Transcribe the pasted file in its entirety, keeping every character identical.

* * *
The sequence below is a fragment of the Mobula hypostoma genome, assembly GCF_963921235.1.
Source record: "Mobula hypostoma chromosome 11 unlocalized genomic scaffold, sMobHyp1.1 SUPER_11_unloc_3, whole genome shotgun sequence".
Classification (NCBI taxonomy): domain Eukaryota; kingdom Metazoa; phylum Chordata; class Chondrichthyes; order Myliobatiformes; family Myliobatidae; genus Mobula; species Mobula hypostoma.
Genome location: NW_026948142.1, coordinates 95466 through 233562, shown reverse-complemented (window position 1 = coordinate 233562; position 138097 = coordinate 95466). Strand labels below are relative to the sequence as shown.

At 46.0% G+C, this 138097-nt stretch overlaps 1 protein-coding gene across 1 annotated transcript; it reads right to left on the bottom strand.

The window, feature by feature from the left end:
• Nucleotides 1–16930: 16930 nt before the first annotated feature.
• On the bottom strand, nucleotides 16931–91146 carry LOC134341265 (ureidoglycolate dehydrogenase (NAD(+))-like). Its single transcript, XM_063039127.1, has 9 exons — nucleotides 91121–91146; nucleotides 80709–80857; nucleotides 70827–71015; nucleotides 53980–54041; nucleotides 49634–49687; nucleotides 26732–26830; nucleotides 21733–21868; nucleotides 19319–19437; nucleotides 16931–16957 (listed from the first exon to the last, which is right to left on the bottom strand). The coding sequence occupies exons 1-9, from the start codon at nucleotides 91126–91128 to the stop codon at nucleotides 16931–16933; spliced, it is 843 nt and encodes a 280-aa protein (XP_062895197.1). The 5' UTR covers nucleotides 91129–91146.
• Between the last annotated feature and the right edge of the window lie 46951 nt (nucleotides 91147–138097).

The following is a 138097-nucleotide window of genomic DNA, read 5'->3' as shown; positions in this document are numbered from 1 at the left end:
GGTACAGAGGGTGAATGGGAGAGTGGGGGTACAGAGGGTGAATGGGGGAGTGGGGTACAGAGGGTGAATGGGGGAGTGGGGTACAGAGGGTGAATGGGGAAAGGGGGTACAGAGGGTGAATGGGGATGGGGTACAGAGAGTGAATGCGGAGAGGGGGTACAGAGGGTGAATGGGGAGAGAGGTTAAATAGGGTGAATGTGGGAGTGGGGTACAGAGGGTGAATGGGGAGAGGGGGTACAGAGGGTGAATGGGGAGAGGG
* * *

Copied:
The sequence below is a fragment of the Mobula hypostoma genome, assembly GCF_963921235.1.
Source record: "Mobula hypostoma chromosome 11 unlocalized genomic scaffold, sMobHyp1.1 SUPER_11_unloc_3, whole genome shotgun sequence".
Classification (NCBI taxonomy): domain Eukaryota; kingdom Metazoa; phylum Chordata; class Chondrichthyes; order Myliobatiformes; family Myliobatidae; genus Mobula; species Mobula hypostoma.
Genome location: NW_026948142.1, coordinates 95466 through 233562, shown reverse-complemented (window position 1 = coordinate 233562; position 138097 = coordinate 95466). Strand labels below are relative to the sequence as shown.

At 46.0% G+C, this 138097-nt stretch overlaps 1 protein-coding gene across 1 annotated transcript; it reads right to left on the bottom strand.

The window, feature by feature from the left end:
• Nucleotides 1–16930: 16930 nt before the first annotated feature.
• On the bottom strand, nucleotides 16931–91146 carry LOC134341265 (ureidoglycolate dehydrogenase (NAD(+))-like). Its single transcript, XM_063039127.1, has 9 exons — nucleotides 91121–91146; nucleotides 80709–80857; nucleotides 70827–71015; nucleotides 53980–54041; nucleotides 49634–49687; nucleotides 26732–26830; nucleotides 21733–21868; nucleotides 19319–19437; nucleotides 16931–16957 (listed from the first exon to the last, which is right to left on the bottom strand). The coding sequence occupies exons 1-9, from the start codon at nucleotides 91126–91128 to the stop codon at nucleotides 16931–16933; spliced, it is 843 nt and encodes a 280-aa protein (XP_062895197.1). The 5' UTR covers nucleotides 91129–91146.
• Between the last annotated feature and the right edge of the window lie 46951 nt (nucleotides 91147–138097).

The following is a 138097-nucleotide window of genomic DNA, read 5'->3' as shown; positions in this document are numbered from 1 at the left end:
GGTACAGAGGGTGAATGGGAGAGTGGGGGTACAGAGGGTGAATGGGGGAGTGGGGTACAGAGGGTGAATGGGGGAGTGGGGTACAGAGGGTGAATGGGGAAAGGGGGTACAGAGGGTGAATGGGGATGGGGTACAGAGAGTGAATGCGGAGAGGGGGTACAGAGGGTGAATGGGGAGAGAGGTTAAATAGGGTGAATGTGGGAGTGGGGTACAGAGGGTGAATGGGGAGAGGGGGTACAGAGGGTGAATGGGGAGAGGG